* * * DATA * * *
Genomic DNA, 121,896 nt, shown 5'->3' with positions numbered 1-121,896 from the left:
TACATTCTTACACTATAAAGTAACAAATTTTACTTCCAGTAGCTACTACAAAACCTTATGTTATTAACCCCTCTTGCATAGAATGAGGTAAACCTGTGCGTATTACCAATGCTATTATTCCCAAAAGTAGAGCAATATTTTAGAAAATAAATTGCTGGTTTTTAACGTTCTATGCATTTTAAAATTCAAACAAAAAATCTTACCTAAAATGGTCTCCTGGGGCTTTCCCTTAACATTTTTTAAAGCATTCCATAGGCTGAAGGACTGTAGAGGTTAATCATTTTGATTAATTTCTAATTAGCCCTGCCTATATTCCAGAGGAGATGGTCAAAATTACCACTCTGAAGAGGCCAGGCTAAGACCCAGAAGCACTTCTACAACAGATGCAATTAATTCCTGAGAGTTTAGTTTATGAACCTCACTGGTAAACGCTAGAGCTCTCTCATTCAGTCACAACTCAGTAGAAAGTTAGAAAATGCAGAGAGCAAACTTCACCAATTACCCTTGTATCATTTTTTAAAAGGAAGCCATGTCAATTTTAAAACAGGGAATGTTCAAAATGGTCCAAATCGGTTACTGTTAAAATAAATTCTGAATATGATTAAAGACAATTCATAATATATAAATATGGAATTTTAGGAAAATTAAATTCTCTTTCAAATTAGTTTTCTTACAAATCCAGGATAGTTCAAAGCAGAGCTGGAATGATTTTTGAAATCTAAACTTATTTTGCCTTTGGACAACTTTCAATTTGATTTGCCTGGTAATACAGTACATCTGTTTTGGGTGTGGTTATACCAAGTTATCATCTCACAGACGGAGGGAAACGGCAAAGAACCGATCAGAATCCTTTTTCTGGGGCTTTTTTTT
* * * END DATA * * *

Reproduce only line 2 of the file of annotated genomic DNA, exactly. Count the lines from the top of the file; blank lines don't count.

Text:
TACATTCTTACACTATAAAGTAACAAATTTTACTTCCAGTAGCTACTACAAAACCTTATGTTATTAACCCCTCTTGCATAGAATGAGGTAAACCTGTGCGTATTACCAATGCTATTATTCCCAAAAGTAGAGCAATATTTTAGAAAATAAATTGCTGGTTTTTAACGTTCTATGCATTTTAAAATTCAAACAAAAAATCTTACCTAAAATGGTCTCCTGGGGCTTTCCCTTAACATTTTTTAAAGCATTCCATAGGCTGAAGGACTGTAGAGGTTAATCATTTTGATTAATTTCTAATTAGCCCTGCCTATATTCCAGAGGAGATGGTCAAAATTACCACTCTGAAGAGGCCAGGCTAAGACCCAGAAGCACTTCTACAACAGATGCAATTAATTCCTGAGAGTTTAGTTTATGAACCTCACTGGTAAACGCTAGAGCTCTCTCATTCAGTCACAACTCAGTAGAAAGTTAGAAAATGCAGAGAGCAAACTTCACCAATTACCCTTGTATCATTTTTTAAAAGGAAGCCATGTCAATTTTAAAACAGGGAATGTTCAAAATGGTCCAAATCGGTTACTGTTAAAATAAATTCTGAATATGATTAAAGACAATTCATAATATATAAATATGGAATTTTAGGAAAATTAAATTCTCTTTCAAATTAGTTTTCTTACAAATCCAGGATAGTTCAAAGCAGAGCTGGAATGATTTTTGAAATCTAAACTTATTTTGCCTTTGGACAACTTTCAATTTGATTTGCCTGGTAATACAGTACATCTGTTTTGGGTGTGGTTATACCAAGTTATCATCTCACAGACGGAGGGAAACGGCAAAGAACCGATCAGAATCCTTTTTCTGGGGCTTTTTTTT